BETTY ADAMOU [continued]: there are current students who are studying gamified methods,but more students studying this method,and bringing their thoughts and creativity and ideasto the table as well, and just expanding the conversationon this methodology.So first, I would say explore the industry.Really get to grips with how many avenuesyou can go down in terms of account managementor project management through to programming,
BETTY ADAMOU [continued]: if that's your interest or design, more on the technologyside.So there's lots of different ways that you can get involved.So I would say, definitely, explore the breadth of whatmarket research has to offer.And then, on that from there, really internallythink about where you want to go and what your goals are,
BETTY ADAMOU [continued]: and see what can align with different opportunitiesin the market research industry.Again, as I mentioned earlier, there'sso many different avenues.And I think if you were to say, actually, I'mreally quite a creative person.Is there something more creative Ican do within market research.Explore that.
BETTY ADAMOU [continued]: Explore opportunities within that.I'd also say get on social media.Not only is it a wonderful thing to look back on in termsof your journey as a market researcher,but we are in the data and technology age.It's a wonderful way to connect with other market researchersand insight professionals, and actually,people outside of your industry that can offer expertise.And I think it's through social media,
BETTY ADAMOU [continued]: actually, that I was asked to be partof conferences in the early stages of my career.So that was a really invaluable tool,so definitely get on social media.I would also say that you're nevertoo young or inexperienced to bring someone else upthe ladder.So don't be afraid to be a mentor to somebody else.
BETTY ADAMOU [continued]: On that note, I would say grab a mentor,so that's another piece of advice.When I started out in this industry,I had a few of my mentors who still advise me and guide meto this day.People like Ray Poynter, Andrew Jeavons and Annie Pettitwho, if you don't know their names, please do Google themand look them up.And having a mentor in this industrywas great as a way to navigate the different avenues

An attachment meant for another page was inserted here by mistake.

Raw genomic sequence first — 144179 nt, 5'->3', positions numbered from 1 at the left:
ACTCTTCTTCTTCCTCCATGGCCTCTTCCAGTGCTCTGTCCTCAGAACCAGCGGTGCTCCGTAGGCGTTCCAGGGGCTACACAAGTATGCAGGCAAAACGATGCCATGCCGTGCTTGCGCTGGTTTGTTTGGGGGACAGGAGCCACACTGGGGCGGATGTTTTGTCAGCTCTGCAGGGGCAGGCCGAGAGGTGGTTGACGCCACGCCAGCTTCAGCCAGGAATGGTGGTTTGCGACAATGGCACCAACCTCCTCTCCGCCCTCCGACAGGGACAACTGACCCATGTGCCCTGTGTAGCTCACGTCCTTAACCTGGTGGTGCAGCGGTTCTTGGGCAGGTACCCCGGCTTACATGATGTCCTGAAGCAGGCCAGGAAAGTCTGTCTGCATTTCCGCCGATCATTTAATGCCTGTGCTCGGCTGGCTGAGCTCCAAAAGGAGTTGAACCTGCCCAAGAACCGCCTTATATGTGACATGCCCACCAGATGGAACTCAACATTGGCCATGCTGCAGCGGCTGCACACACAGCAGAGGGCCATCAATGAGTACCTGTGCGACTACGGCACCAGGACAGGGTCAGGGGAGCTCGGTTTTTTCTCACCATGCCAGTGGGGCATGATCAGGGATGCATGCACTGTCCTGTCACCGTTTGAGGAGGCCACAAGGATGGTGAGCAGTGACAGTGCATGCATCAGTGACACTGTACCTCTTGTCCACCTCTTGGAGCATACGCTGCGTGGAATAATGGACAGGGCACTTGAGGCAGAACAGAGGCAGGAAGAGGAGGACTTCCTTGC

BETTY ADAMOU [continued]: within this industry, what I could do.But also, the commercial perspectiveof grabbing clients, and how you engage with clients,and how you articulate what you do in a clear fashionon your website.Through to personal things like, hey,should I write a book or not?And having somebody like Annie Pettit saying,you will write this book.And absolutely whipping you to do that.
BETTY ADAMOU [continued]: So grabbing a mentor is a great avenue to go down as well.Also don't be afraid to create your own niche.If you are in a market research roleand actually think it's time for a change, that's fine.A career change is fine.Don't be afraid of that.Don't be worried that people will pigeon hold you here,and now you want to go somewhere else.
BETTY ADAMOU [continued]: When I grew up, I wanted to be an artist and a scientist.And what's great is that, somehow, I'vemanaged to merge these two things together.So I would say find your niche, and if it doesn't exist,absolutely build it for yourself.Because this is an industry that is incrediblysupportive of entrepreneurs.Actually, there's lots of market researcherswho are sole traders and one woman or one man bands.
BETTY ADAMOU [continued]: And you will find a lot of networkswithin market research that supports solo players.So if you don't have your own opportunity that really speaksto your heart and your passion or your interest,create it for yourself.[MUSIC PLAYING]
Publisher: SAGE Publications Ltd.
Publication Year: 2020
Video Type:In Practice
Keywords: data collection; digital media; gaming; innovation and creativity; marketing research; quantitative research approach; research design; research methodology; Social media; Survey research; video research ... Show More
Segment Num.: 1
Betty Adamou, Founder of Research Through Gaming, discusses the use of games for market research, including the research design process, advantages of, and tips for those interested in this field.
- Designing Games As Tools for Market Research: Research Through Gaming
- Innovative methods, Marketing research, Data collection, Data analysis skills, Researcher skills
- Video Type:
- In Practice
- SAGE Publications Ltd.
- Publication Year:
- Publication Place:
- United Kingdom
- SAGE Original Production Type:
- SAGE In Practice
- Copyright Statement:
- (c) SAGE Publications Ltd., 2020
Segment Num: 1
Segment Start Time:
Segment End Time:
Betty Adamou, Founder of Research Through Gaming, discusses the use of games for market research, including the research design process, advantages of, and tips for those interested in this field.